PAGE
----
At first it was for me strange to see a special release for both Habanos Specialist and La Casa del Habanos. But what’s the difference between the two. La Casa is the official franchise brand of Habanos S.A. Being under this branding should theoretically allow you to have more privilege; such as access to special releases and better sourcing however there is a fee to have the right to use the name which is highly regulated.
A Habanos Specialist is a cigar shop that has a humidor with a majority of Habanos but can sell non-Cuban brands as well. However they are not directly affiliated with Habanos S.A. and don’t have the advantage La Casa can have… So if we follow the logic this cigar can be retailed only in this two kinds of shops. For the very first time we see a double band holding the two logos.
I was fortunate enough to smoke few of the Marquez already but never in Cuba. Just landed and I got welcomed with one of them. To be fully honest the first two I smoked were powerful and heavy. But as they say: “every cigars taste different in Cuba” and you will see.
I believe the choice of Saint Luis Rey is a great move from Habanos S.A. to revive the slowly dying brand that tends to disappear from our Shelves. 7500 numbered boxes of 10 in today’s very trendy vitola.
He did it again! Luca G. reviewed for us the very awaited new release of H. Upmann, the Magnum 54. If you have smoked it, leave a comment below to tell us what you think of this new cigar.
Background Founded in 1844 by a German banker, Mr. Herman Upmann, who gives the name to the Brand, he loved cigars so much to move in Havana and set up a factory producing fine cigar. H.Upmann cigars are light to medium in strength, totally handmade using long filler with all leaves sourced from Vuelta Abajo in the Pinar del Rio, region of Cuba also known as one of the finest region in the world for tobacco growing. The Magnum 54 was launched in March 2016 at the 18th Festival des Habanos. However we had to wait until 2017 to finally see it on the shelves of our favorite cigar shops and lounges.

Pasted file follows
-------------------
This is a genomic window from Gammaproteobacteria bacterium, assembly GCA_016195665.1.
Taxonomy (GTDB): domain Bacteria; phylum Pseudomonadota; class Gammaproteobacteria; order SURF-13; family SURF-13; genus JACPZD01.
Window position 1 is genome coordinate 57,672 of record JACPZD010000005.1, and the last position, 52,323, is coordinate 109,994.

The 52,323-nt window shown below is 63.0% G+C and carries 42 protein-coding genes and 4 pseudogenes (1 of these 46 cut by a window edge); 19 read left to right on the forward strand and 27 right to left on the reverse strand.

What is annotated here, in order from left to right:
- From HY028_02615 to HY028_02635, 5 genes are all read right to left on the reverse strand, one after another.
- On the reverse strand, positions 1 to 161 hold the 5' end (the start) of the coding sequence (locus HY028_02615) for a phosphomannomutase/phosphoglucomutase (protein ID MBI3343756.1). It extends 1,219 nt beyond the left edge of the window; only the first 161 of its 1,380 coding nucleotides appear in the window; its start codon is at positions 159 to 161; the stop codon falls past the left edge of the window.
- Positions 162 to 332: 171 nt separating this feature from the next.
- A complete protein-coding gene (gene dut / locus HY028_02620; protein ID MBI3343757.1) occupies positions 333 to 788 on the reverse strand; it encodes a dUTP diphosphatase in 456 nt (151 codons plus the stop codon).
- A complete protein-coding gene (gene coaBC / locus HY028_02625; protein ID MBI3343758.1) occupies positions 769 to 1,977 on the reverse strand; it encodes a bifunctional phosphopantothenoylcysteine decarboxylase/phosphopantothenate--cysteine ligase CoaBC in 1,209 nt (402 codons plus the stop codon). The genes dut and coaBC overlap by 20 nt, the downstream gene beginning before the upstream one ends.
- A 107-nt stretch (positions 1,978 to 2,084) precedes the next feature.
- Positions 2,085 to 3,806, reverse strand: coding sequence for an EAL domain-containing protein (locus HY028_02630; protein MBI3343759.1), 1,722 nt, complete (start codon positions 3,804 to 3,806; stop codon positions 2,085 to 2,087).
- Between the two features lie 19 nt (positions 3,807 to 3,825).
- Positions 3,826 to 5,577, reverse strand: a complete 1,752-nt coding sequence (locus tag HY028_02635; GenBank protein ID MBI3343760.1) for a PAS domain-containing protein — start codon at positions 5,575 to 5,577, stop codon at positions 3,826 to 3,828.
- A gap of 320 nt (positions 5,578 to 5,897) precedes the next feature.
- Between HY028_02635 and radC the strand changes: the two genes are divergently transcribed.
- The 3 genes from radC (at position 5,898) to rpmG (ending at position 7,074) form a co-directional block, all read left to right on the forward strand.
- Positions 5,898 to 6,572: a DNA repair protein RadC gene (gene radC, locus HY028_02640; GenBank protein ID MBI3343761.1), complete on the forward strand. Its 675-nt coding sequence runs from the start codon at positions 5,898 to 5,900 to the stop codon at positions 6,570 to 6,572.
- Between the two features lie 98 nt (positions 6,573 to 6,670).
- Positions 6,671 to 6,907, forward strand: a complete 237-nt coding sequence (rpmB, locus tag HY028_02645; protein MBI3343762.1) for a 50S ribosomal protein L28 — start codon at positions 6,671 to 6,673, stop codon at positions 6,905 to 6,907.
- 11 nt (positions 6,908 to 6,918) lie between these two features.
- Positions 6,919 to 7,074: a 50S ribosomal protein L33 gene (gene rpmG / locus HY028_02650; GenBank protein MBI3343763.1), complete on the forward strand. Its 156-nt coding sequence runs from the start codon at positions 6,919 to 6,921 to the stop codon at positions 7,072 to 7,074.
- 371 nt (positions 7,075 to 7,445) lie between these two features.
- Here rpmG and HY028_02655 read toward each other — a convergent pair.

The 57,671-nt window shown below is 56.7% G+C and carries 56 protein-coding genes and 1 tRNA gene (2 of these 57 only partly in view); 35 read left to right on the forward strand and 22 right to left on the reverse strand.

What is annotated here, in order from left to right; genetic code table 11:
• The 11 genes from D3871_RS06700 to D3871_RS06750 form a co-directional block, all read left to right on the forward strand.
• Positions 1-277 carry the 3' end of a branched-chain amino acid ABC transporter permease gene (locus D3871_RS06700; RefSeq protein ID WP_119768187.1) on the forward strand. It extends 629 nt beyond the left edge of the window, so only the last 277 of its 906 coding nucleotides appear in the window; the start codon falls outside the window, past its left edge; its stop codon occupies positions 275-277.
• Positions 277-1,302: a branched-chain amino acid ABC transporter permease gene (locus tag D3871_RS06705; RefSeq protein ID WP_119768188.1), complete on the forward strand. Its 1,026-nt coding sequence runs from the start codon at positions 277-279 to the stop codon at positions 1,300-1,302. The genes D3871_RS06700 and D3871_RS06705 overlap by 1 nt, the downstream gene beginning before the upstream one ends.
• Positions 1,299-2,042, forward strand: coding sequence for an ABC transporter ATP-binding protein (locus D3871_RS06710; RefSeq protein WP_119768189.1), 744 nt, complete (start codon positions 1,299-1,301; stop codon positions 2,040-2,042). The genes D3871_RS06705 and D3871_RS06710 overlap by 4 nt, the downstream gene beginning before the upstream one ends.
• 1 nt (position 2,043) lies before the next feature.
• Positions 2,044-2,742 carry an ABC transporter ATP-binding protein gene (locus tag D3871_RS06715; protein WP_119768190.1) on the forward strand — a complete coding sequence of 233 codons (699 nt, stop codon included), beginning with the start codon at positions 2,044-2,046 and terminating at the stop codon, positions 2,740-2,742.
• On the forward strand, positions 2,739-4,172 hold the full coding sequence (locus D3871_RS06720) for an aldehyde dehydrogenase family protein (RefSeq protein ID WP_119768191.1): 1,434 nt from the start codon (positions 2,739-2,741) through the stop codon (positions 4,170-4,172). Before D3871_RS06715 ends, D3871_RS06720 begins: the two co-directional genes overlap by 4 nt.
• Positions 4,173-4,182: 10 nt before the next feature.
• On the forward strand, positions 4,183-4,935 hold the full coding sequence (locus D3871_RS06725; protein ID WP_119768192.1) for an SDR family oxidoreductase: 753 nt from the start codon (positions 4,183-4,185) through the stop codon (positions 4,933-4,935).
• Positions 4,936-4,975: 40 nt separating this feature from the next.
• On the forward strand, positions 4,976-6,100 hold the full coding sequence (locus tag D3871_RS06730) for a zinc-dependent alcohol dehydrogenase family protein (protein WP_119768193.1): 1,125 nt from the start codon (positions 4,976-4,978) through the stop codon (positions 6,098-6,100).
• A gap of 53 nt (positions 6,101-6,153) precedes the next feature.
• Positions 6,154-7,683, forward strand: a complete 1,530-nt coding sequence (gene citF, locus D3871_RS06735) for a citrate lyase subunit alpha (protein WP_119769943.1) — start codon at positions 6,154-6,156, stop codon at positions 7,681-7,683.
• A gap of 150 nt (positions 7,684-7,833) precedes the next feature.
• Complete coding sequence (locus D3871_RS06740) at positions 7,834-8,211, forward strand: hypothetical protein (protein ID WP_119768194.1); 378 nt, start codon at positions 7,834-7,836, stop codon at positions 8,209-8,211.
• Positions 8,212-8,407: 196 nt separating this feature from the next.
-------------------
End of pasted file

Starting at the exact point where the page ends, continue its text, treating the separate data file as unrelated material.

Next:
Latest news, cigar reviews and trends will be shared with you on a daily basis. Don’t miss out and stay tuned…
In a few weeks, 24 days to be precise, many of us will be in Havana attending the 19th Habanos Festival.
I am always very pleased to see the number of participants growing every year to attend the Festival. When looking at the tobacco industry being the target of our governments, with strange laws sometimes, to reduce the cigarette consumption without differentiating the beautiful world of premium cigars. The Festival keeps growing and attracts more and more Habanos lovers, HOURAAA!!!
So far, nothing has been announced for a potential release celebrating the 20th anniversary of Vegas Robaina, I think I know why and I will tell you as soon as I get the confirmation!
From what we know the Gran Reserva release for this year will be the H. Upmann Sir Winston. Habanos S.A. will also present new vitolas increasing the Montecristo selection, with a new range called 1935 (year of creation of Montecristo), and French’s favorite marqua, Quay d’Orsay.
The inspector will be in Cuba during the Festival and will be your reporter sharing all the news and insights in “almost live”, so make sure you check out everyday my diary and as well reviews of all the cigars we will be enjoying.
Coming back to the awaited H. Upmann Sir Winston Gran Reserva, we will post a review of the current production Sir Winston just before flying to Havana and will share the Gran Reserva review from Havana. So let’s see the difference.
Background: Founded in 1882, by the already existing factory Antonio Allones, who decided to launch a new brand for fine cigars. Without modesty, the brand was named “El Rey del Mundo” which literally means “The King of the World”, specialized in Tripla Larga, Totalmente a mano production (long filler completely handmade), sourcing tobacco grown in the premium Vuelta Abajo zone in the western part of Cuba.
When you think of Bunnahabhain distillery, you usually think specifically of not peat. So many Islay distilleries specialize in peated whisky that Bunnahabhain is remarkable precisely because it doesn’t. Now and again, however, Bunnahabhain does introduce a peated whisky, and Ceòbanach is a perfect example.
There is no age statement on the bottle, but the word is that Ceòbanach is 10 years old. The name translates to “Smoky Mist.” The goal with Ceòbanach was to create an old-fashioned whisky which might taste similar to what you would find for sale around the turn of the 20th century. Being as the distillery was founded in 1881, this whisky would hearken back to its beginnings.
Despite being a limited edition release, it isn’t that hard to get your hands on Bunnahabhain Ceòbanach. I purchased mine for around £60.